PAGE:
I have been reading a series of essays by the Australian economist Peter Cooper on the alleged compatibility between Marx’s labor theory of value and modern monetary theory, which he has given the title, Marx and MMT. In particular I have been studying this particular essay, Part 1: Three Kinds of Macro Variables, which purports to show consistencies between Marx’s approach and modern money theory.
Needless to say, I am not impressed.
Peter borrows heavily from the TSSI school, who employ the so-called MELT approach to money as a substitute for Marx’s own theory of money. Here is the problem with the so-called monetary expression of labor time employed by the TSSI school as a substitute for Marx’s theory of money:
In the United States, according to the Bureau of Labor Statistics, during the month of May, 2019, approximately 162.6 million workers were employed. The BLS also estimates that, on average, these employed workers worked about 34.4 hours each week. This amounts to a total of 5.6 billion hours of labor time per week.
Does this mean that the value produced by these workers amounts to the equivalent of 5.6 billion hours of labor?
The post is actually from February 2016. As things so often happen, it is only now coming to my attention. I came across this piece from the internet the way I come across most things I come across on the internet when it popped up on my blog as a link.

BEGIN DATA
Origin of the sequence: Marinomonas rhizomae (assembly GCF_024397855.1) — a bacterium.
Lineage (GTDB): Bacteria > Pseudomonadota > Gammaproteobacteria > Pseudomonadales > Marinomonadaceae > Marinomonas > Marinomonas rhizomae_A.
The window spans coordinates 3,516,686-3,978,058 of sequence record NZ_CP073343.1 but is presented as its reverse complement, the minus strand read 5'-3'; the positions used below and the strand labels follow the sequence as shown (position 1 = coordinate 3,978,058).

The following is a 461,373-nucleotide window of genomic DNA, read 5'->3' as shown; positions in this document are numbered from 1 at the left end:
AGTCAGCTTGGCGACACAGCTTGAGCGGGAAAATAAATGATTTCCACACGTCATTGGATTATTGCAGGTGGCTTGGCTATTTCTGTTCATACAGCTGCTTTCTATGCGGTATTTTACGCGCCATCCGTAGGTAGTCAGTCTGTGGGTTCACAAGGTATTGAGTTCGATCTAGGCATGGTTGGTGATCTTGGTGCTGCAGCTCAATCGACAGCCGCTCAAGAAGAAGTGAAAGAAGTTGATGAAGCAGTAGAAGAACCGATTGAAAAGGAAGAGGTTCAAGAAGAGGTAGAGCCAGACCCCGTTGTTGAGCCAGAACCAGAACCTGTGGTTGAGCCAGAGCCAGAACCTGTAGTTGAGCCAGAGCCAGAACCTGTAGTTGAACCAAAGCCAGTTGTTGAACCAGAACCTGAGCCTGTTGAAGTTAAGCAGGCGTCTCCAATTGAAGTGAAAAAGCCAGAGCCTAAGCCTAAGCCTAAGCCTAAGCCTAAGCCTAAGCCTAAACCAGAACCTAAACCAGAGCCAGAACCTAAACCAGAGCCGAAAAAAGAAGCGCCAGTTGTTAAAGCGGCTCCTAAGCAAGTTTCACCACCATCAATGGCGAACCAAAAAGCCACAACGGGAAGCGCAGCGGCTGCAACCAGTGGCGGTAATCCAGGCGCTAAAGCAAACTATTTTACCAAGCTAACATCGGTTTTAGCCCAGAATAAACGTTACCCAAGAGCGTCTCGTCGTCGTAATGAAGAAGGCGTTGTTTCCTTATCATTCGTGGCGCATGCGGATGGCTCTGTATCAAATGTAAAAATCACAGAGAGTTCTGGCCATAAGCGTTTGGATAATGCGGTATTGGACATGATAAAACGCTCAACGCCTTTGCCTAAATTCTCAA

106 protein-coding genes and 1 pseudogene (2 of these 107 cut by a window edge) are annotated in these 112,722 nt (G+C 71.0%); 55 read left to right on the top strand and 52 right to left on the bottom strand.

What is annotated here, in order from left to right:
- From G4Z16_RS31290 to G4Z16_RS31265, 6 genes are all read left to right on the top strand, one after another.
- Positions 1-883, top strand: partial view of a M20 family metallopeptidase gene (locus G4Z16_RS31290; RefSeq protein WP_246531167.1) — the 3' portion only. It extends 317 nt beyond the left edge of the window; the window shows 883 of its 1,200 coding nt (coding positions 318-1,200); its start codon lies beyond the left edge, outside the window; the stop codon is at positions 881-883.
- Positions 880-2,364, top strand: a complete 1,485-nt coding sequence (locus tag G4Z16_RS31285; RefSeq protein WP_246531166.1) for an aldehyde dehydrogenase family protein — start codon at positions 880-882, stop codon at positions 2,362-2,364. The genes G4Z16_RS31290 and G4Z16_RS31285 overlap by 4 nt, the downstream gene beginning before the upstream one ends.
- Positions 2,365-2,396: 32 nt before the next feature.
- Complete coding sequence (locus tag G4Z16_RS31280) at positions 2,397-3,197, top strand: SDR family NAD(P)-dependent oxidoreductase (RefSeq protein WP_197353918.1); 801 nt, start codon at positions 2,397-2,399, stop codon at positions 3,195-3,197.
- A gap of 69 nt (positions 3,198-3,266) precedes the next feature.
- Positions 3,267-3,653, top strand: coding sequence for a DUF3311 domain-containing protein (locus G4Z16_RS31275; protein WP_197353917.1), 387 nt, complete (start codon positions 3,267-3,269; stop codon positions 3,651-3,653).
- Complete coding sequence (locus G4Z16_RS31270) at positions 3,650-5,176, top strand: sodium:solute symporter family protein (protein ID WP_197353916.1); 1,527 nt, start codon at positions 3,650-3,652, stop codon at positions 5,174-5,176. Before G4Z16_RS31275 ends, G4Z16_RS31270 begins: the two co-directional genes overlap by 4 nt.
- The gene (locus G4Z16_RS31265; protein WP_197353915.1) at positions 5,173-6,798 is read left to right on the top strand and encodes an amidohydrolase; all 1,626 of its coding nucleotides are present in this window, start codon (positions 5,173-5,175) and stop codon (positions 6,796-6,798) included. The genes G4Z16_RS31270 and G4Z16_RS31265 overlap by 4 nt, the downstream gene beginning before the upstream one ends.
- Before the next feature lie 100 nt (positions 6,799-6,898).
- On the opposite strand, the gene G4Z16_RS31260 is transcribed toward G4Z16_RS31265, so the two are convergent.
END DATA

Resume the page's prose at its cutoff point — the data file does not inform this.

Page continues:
I usually ignore these referrals, but this one contained three words I cannot resist: Marx, Fiat and Money. So I went to investigate. The post began with a quote from one of my old posts and it seems the writer thinks my take on fiat money is wrong. My error appears to have something to do with my misunderstanding of modern monetary theory.
At the top of the page there is a category titled, “Marx + MMT“. Although I think MMT is a crock, I was intrigued by what possible connection this group thought existed between Marx and the modern money school. So I decided to check it out.